“And here, perhaps lies the problem: the single tax’s indiscriminate generosity is its undoing. You cannot offer both sides what they want without dissolving the distinction between them.”
“What goes up must come down
Spinnin’ wheel got to go ’round
Talkin’ ’bout your troubles it’s a cryin’ sin
Ride a painted pony let the spinnin’ wheel spin”
– Shirley Bassey in “Spinning Wheel”
ccording to Richard Burcik in his recent Merion West essay, he and Matt McManus have been debating inequality now for some time. One point on which they agree is that the central issue concerns capitalism and the relation between labour and capital, which are in permanent conflict.
Burcik looks at inequality through the lens of income and sees nothing. But he does not ask if income is the driver of inequality. McManus looks at inequality through the lens of capitalism, but he does not ask what kind of “capital” is driving inequality. He seeks no guidance from the centuries long struggle to preserve the Commons.
Thus, the inequality debate goes ’round and ’round. No hint is given of a third source of value for society to draw upon. The labor-capital oppositorum is a fixed constellation in our cosmology. Two-party, two philosophy politics is the expression of that cosmology. There is no conceptual space for the third element. Even the most eminent of economists will not be heard when they mention it. From the Left:
“I think most readers of Thomas Piketty’s book (Capital in the Twenty-First Century) get the impression that the accumulation of wealth—savings—is responsible for the rise in inequality…— the accumulation of capital…A closer look at what has gone on suggests that a large fraction of the increase in wealth is an increase in the value of land, not in the amount of capital goods.”– Joseph Stiglitz in a December, 2014 interview with AlterNet
According to Stiglitz, Piketty’s book so famously and strikingly titled Capital is really about land. The driver of economic inequality is the land market—and its relation to the state—not capital. Stiglitz made the same point in the presence of Piketty five years ago.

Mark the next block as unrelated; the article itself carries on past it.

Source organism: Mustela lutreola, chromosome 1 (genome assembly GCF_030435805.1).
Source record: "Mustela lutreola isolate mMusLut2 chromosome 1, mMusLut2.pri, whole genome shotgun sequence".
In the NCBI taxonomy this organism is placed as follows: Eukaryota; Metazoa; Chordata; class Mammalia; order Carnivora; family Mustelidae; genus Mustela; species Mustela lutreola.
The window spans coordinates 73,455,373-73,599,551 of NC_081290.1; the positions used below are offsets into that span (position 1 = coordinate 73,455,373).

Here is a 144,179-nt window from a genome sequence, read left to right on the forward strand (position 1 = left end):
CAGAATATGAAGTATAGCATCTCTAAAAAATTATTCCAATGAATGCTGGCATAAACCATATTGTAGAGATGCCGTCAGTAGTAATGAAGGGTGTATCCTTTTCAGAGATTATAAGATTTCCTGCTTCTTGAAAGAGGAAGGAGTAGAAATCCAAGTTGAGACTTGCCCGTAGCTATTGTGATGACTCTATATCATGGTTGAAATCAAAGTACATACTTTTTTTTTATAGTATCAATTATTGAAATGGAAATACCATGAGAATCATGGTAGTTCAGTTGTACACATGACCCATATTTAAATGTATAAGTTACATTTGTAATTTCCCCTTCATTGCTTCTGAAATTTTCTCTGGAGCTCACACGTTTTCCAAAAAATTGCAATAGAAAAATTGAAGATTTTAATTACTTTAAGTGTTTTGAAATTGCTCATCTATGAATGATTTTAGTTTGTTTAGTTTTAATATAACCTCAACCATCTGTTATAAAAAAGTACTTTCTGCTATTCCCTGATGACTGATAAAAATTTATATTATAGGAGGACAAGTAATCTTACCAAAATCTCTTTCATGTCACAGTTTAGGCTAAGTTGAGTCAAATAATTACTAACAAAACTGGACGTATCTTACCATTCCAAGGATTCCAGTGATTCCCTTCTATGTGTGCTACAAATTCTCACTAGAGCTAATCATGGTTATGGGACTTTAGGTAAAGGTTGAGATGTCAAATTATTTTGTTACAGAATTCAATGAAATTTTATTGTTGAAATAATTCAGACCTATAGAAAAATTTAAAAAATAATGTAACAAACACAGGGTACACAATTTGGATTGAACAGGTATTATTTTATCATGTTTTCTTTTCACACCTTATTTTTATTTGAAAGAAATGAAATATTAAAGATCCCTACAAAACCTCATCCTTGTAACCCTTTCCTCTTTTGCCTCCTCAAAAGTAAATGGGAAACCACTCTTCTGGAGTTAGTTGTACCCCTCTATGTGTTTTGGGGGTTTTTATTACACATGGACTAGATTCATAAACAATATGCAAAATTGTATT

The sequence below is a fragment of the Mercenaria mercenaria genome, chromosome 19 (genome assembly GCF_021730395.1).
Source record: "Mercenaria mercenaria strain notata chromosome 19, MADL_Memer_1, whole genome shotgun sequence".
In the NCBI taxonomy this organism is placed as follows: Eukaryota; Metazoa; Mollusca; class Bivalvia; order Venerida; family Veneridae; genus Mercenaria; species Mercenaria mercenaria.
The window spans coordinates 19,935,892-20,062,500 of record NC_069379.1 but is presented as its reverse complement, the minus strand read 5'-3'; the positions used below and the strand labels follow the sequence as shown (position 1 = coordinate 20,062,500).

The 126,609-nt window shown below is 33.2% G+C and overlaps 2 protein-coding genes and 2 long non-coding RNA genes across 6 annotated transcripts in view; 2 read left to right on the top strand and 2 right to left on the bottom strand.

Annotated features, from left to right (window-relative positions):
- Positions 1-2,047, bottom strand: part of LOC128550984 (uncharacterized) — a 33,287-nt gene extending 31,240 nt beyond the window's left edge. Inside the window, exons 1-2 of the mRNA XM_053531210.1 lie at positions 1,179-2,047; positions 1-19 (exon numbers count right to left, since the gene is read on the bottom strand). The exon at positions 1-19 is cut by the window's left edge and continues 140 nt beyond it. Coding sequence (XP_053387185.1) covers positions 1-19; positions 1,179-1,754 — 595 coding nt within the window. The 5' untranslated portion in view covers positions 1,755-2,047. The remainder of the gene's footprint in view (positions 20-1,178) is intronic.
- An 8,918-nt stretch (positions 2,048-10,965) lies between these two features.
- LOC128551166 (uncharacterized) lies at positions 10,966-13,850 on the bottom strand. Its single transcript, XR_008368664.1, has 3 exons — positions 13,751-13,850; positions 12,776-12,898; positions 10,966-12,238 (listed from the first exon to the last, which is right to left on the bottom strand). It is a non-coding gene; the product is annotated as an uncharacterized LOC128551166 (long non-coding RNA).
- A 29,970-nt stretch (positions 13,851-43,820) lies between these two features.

From the Right:
“The question is, which are the least bad taxes, and in my opinion [pauses, scans the audience, laughs momentarily] and this may come as a shock to some of you, the least bad tax is the property tax on the unimproved value of land, the Henry George argument of many many years ago.” – Milton Friedman in discussion.
Friedman was recommending the single tax as an instrument for freeing capital and labor from taxation: partly to minimize the state, partly because it’s efficient to do so. Here, his primary concern was not with inequality, but he knew that Henry George’s entire career was.
“True capital is nothing more than the fruits of labor, and is a natural ally of labor against privilege.”– Dan Sullivan in “Common Rights vs Collective Rights”
Ideas such as these point towards a different inequality debate. In the new debate, the relation between capital and labour is de-polarized, and capitalism is no longer the central concern. Instead, the state, specifically the structure of its tax system, now takes focus. The importance of land in the economy is rediscovered.
Stiglitz and Friedman, we are told, are from the “Left” and the “Right.” But the far-reaching policy they both advocate(d) is a direct outcome of the classical liberal theory of inequality. Surprising then is that both the Left and the Right have the single tax in their own traditions. It is not an exaggeration to say that the modern left was born from Georgist populism—and that free market conservatives emerged from Georgist libertarianism. But how could this be? The answer is: If the single tax does what it claims, the result would be a pro-worker, entrepreneur-friendly, small-state, free-market meritocracy with very low unemployment, high real wages, low real estate costs, and a tendency to protect the environment by encouraging optimal land use. Add to that a rationally funded Universal Basic Income if desired. No wonder this view attracted so many.
And here, perhaps lies the problem: the single tax’s indiscriminate generosity is its undoing. You cannot offer both sides what they want without dissolving the distinction between them. For the Left and the Right, it is a question of survival.
“You got no money and you got no home
Spinnin’ wheel all alone
Talkin’ ’bout your troubles and you never learn
Ride a painted pony let the spinnin’ wheel turn”
Darren Iversen is an independent student of Georgist history in England.